The Nigerian Upstream Petroleum Regulatory Commission has rolled out and signed seven new regulations which have been successfully concluded and is being signed into law to guide the activities of industry operators.
These seven regulations makes it a total of 12 regulations now gazetted, out of the 18 regulations initially identified as priority regulations.
This is also part of the 13 draft regulations that were presented for discussion during consultations with stakeholders between 2022 and 2023, five of which was previously rolled out and gazetted into law between June and October 2022.
Speaking at the signing ceremony, in Abuja on Thursday, Gbenga Komolafe, Commission Chief Executive, NUPRC said all the regulations are revolutionary in nature aimed at providing a regulatory environment that assures efficiency, predictability, clarity, and effectiveness to the industry in the discharge of the Commission’s mandate.
He noted that the process of development of these new sets of regulations followed strictly the prescriptions of the PIA, adding that inputs of the Stakeholders from the various engagements were considered in the drafting of these regulations.
The drafts, he said was forwarded to the Attorney General of the Federation and Minister of Justice for vetting, legislative standardization, and approval.
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Speaking on the seven new regulations, Komolafe said the first which is the Nigeria Upstream Petroleum Measurement Regulations, 2023 will close the metering gap in upstream petroleum operations, encourage accelerated hydrocarbon measurement metering devices roll out in upstream petroleum operations while encouraging the development of independent and competitive meters used in the Upstream.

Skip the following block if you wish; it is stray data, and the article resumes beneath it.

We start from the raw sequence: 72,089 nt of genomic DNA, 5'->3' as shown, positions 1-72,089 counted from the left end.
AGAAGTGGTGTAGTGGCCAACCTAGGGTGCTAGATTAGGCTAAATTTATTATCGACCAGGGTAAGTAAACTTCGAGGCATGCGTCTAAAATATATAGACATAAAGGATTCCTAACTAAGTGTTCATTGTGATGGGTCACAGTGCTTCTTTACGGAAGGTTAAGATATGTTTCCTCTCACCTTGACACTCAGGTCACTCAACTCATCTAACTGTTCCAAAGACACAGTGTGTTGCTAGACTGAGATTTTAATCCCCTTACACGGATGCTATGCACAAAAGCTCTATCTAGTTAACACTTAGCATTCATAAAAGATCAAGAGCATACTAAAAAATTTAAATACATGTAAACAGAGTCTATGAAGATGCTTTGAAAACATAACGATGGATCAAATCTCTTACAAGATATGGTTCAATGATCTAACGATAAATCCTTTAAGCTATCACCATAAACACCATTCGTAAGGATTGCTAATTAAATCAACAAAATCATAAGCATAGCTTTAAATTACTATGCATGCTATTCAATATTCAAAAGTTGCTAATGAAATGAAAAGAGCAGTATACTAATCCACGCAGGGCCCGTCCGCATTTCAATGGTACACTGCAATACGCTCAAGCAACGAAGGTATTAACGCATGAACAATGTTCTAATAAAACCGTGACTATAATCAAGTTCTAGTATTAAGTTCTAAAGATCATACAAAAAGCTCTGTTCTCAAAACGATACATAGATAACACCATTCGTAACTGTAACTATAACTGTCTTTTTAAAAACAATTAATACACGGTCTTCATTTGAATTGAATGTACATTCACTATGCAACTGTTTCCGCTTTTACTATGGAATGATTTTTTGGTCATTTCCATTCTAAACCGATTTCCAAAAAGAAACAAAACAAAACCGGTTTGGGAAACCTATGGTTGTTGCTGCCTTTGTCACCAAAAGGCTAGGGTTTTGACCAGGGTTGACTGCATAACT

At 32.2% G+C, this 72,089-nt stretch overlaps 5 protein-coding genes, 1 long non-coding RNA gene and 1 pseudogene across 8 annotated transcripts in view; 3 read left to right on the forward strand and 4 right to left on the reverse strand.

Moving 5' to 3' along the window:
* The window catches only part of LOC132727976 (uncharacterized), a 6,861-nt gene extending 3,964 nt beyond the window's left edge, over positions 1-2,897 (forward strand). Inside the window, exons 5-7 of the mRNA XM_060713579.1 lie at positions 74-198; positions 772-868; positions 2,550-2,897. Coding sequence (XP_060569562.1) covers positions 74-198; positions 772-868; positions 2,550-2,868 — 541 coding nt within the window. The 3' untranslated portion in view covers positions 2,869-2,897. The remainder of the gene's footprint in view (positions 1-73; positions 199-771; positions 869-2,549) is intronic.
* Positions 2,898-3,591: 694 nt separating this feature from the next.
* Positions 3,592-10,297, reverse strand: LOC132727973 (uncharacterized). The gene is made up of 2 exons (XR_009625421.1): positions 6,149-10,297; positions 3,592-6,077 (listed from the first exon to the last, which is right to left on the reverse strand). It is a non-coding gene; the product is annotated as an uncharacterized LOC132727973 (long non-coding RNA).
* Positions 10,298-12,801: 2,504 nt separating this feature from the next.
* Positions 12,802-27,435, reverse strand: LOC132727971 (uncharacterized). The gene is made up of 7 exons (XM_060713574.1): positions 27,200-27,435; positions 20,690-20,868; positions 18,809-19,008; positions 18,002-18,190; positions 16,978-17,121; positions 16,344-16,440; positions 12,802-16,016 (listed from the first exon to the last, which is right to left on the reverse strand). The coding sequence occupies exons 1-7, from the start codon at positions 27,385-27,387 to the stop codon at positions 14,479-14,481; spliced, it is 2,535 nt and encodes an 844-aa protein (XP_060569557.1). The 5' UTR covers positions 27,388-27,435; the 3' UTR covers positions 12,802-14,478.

He added that it attract private investment in the provision of metering services, provide for the regulation of the measurement of petroleum produced, ensure transparent and accurate measurement of crude oil and gas as a basis for the calculation of oil and gas revenues accruable to the Government.
“Secondly is the Production Curtailment and Domestic Crude Oil Supply Obligation Regulations, 2023 which will provide the general rules for production curtailment and utilisation of the produced petroleum in relation to export and domestic crude oil supply obligation pursuant to sections 8(c) and 109 of the Act,” the CCE said.
Third is the Frontier Basins Exploration Fund Administration Regulations, 2023 which aims is to encourage and attract investment to the frontier basins in Nigeria. It will provide the general rules for the exercise of the Commission’s responsibilities with respect to frontier basins in Nigeria pursuant to section 9 of the Act and the administration of the Frontier Exploration Fund.
“The fourth is the Nigeria Upstream Decommissioning and Abandonment Regulations 2023, Itseeks to ensure that decommissioning and abandonment activities are conducted in accordance with good international petroleum industry practice. The regulations also set the framework for the establishment and administration of a Decommissioning and Abandonment Fund,” he said.